Predictive Analytics Tools are Only as Good as the Data They Rely On
Businesses can use predictive analytics to gain a genuine competitive edge. But only with strong data backed up by the right expertise.
Everyone has heard of the old saying “garbage in, garbage out” and nowhere is this truer than in the world of data analytics. It might sound obvious, but today’s business leaders can become so obsessed with finding the latest forecasting and modeling tools that they forget to pay enough attention to the very data that is being fed into those tools.
An equally important ingredient to the perfect recipe is the knowledge and experience to interpret the analysis and thereby to make the right decisions. Get those two factors right, and predictive analytics can provide your business with a genuine competitive edge.
What is predictive analytics?
The field of predictive analytics is a branch of analytics that uses both historical and contemporary data to forecast future trends and behavior. The sheer quantity of big data that is now available, in combination with advances in machine learning and data analytical tools, mean that it is an area at the very cutting edge of technology.
Early adopters have included financial service institutions, marketing organizations, insurance companies and online services, providers. The applications are numerous – for example, it can bring real benefits in such activities as fraud detection, predicting mechanical failures, targeting online advertisements and identifying patients at risk of developing particular medical conditions.
Get the data right
The are obvious, but unfortunately, it is just as clear that even with the tools at our disposal, it is only too easy to get things wrong. We need only look at the results of the EU Referendum or the US Presidential Elections to see some of the most high-profile instances imaginable where the forecasters got it very wrong.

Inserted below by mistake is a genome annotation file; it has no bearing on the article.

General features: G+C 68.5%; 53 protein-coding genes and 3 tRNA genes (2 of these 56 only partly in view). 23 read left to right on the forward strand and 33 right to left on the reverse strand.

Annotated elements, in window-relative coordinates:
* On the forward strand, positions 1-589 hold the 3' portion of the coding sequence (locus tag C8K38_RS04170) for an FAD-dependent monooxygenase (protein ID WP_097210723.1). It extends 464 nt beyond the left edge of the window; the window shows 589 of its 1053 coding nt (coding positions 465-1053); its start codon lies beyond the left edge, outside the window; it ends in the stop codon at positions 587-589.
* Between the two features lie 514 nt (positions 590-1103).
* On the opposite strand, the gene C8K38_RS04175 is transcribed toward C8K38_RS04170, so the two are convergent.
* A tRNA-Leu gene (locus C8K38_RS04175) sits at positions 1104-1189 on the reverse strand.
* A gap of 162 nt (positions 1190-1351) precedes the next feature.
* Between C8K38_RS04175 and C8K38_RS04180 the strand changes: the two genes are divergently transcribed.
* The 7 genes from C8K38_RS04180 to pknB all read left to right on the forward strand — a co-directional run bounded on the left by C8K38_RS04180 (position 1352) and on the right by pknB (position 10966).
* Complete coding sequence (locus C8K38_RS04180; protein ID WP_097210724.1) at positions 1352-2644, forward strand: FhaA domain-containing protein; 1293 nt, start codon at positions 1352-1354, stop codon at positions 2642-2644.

Throughout the election campaign, Hillary Clinton relied heavily on data analysis to inform strategic decisions regarding where to focus her campaign. The idea was that these insights would provide her with a competitive advantage over the opposition.
Experts cite this as an example of the results being thrown off track by the integrity of the data. In this case, it was information from opinion polls, data which traditional analysis would have spent far more time scrutinizing to understand where it came from and whether it was leaning towards particular demographics.
The downside to machine learning is that it does not necessarily care how the data is created. It simply uses what it has been given without question.
Back it up with the right knowledge
This brings us to the second ingredient. Statistician George Box has generally credited with the aphorism: “All models are wrong.”
His point is, of course, that every model is an inaccurate reflection of reality from which we can derive useful information – but only if we know where to look and what we are looking at.
Kenneth Sanford is a Professor at Boston College. He remarked in a recent interview: “There is never going to be a silver bullet with some single software panacea; it will always take expertise in data and in the business.”
The implications are clear. 21st-century advances in technology are making predictive analytics an ever-stronger tool for businesses. But it will never bring any benefits without the right data and the industry expertise to understand it.